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Tesla: Short Squeeze or Drive of A Lifetime

Lawrence Lewitinn
Talking Numbers
Tesla: Short Squeeze or Drive of A Lifetime

Is Tesla the greatest automotive company in the world or the greatest short squeeze of all time?

Shares of electric car maker Tesla Motors are up over 5% today. The company announced that it will be raising $830 million. More than half of that will go to paying back US taxpayer for its loan to the company. Chairman and CEO Elon Musk will put in $100 million of his own cash himself.

That’s a lot of money but it’s a fraction of Tesla’s current market value of $10.7 billion.

Tesla has had some traction in the luxury market. It’s starting price of $70,000 has made the American car-maker a status symbol for the wealthy. The company’s Model S sold more than the Mercedes S-Class and the BMW 7 series combined. The company plans expects to sell 21,000 cars this year.

But is Tesla a dynamo or will its stock run out of gas?

The charts suggest share prices will go an alternate direction from its current run-up, according to Abigail Doolittle, Technical Strategist at The Seaport Group and Talking Numbers contributor.

“It really presents a perfect picture of a mania or a bubble popping at this point,” says Doolittle.

From March until the beginning of May, prices followed an upwards-sloping trend line. Then, starting after the first week of May, shares fired in an even steeper uptrend, trading over $97 only to work its way down.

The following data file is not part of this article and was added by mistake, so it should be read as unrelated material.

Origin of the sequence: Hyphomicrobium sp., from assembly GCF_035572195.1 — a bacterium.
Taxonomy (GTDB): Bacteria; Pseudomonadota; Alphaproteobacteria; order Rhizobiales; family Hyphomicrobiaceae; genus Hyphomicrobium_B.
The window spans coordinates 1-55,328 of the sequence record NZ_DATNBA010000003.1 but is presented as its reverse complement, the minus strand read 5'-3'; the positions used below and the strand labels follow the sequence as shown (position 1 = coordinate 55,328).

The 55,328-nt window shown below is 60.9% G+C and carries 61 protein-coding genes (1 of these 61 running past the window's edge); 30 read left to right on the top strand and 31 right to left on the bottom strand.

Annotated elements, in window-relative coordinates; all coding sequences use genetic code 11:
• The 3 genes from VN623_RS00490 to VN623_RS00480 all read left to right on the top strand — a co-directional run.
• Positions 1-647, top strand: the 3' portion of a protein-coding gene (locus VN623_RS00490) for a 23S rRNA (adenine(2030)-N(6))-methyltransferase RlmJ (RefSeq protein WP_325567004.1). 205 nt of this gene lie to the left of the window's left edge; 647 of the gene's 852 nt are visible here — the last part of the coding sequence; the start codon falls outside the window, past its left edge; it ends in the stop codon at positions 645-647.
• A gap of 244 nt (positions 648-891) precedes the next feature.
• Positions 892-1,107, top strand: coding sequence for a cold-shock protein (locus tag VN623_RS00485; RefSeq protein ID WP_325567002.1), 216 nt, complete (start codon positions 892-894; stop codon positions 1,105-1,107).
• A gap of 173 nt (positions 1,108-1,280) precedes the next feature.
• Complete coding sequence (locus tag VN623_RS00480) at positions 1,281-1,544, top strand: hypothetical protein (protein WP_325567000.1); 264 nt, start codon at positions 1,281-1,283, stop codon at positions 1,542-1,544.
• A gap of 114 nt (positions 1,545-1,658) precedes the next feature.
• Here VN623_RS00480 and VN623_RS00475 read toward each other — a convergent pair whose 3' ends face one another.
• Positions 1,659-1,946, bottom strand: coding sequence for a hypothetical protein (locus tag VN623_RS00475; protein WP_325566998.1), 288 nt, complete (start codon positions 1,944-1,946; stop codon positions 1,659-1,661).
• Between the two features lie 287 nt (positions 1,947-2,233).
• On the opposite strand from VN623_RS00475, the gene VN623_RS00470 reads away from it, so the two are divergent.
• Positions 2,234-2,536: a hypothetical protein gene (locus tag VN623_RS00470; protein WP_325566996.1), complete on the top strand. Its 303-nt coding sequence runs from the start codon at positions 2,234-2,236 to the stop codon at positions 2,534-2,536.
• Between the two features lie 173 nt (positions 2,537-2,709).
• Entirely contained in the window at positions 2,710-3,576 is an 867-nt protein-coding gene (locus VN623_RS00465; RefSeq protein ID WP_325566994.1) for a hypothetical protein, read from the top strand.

“The parabolic uptrend is bearish,” says Doolittle. “It suggests panic selling may take hold soon as shares consolidate to the more reasonable uptrend from March.”

“It cannot hold. Think about silver. Think about Apple. Think about gold. That’s what we’re looking at with Tesla.” Doolittle thinks the stock can even make its way to $40.

Steve Cortes, founder at Veracruz TJM believes there’s a “massive, historic short squeeze” occurring in the stock.

Tesla has a short interest of about 44% of its stock. In order to short the stock, an investor must first borrow shares and sell it. At a later date, they are required to buy it back. When too many short sellers buy back a stock at the same price, the price goes up as they all buy up scarce shares.

Cortes has high praise for Tesla’s CEO. “Elon Musk is a person you want to bet on. He was a winner in PayPal. Not only is he not selling [shares], he’s borrowing money to buy more.”

That and its prospects in Europe are making Cortes think there’s a fundamental shift in the company.

“I love Tesla the stock almost as much as I love Tesla the band back in the ‘80s and ‘90s. And that’s saying something.”